Mayor Nutter talked about one of his Christmas wishes yesterday - reducing smoking rates in Philadelphia.
Just in time for the holiday weekend, Nutter signed into law legislation that hikes the fines for merchants who sell tobacco products to minors.
"We cannot allow our children to become the next generation of addicts," Nutter said. "Smoking is not cool at all."
The new law, approved by City Council several weeks ago, would raise the penalty for selling tobacco to minors from $100 to $250 per incident. City officials hope the stiffer fine will cut back on youth smoking, which ranks high in Philadelphia compared with the nation's other big cities.
"I know the ill effects of smoking," said Councilwoman Marian Tasco, who appeared at the bill-signing. "I know what it can do to you. I am a widow because my husband smoked."
In addition to the fines, the legislation authorizes the city to shut down a business for 48 hours if it sells tobacco to minors three times in two years. And the city will post on its website the names of businesses cited for illegal tobacco sales.
But the anti-smoking efforts don't stop with minors. According to the city, smoking afflicts all ages in Philadelphia, killing 2,500 people in the city each year and costing more than $800 million in lost productivity.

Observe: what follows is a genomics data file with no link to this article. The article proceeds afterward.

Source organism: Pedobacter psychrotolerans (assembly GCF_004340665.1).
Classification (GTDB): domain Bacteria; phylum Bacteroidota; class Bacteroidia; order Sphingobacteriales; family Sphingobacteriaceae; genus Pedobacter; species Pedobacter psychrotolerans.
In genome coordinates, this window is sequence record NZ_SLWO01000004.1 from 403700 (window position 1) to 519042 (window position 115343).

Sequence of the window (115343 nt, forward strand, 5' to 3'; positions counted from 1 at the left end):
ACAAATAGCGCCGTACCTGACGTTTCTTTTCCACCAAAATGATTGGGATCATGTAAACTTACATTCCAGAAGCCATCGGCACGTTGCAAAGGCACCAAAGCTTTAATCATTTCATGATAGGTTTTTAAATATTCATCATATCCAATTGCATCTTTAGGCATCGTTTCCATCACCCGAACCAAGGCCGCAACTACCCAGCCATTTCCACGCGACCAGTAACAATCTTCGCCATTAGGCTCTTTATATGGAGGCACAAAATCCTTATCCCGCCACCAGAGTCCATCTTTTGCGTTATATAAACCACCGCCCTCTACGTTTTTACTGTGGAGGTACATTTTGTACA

Nutter also spoke about a new publicity campaign, called the "Last Pack," which will provide counseling and other support to those trying to quit cigarettes. Promotional ads will be featured on 17 local radio stations. The effort is funded through a $10.4 million federal stimulus grant from the Centers for Disease Control and Prevention.
As part of the anti-smoking effort, last month the city launched a nicotine-patch giveaway that attracted 3,300 participants. And starting in January, the city will provide insurance coverage for smoking-cessation medications to roughly 7,000 employees.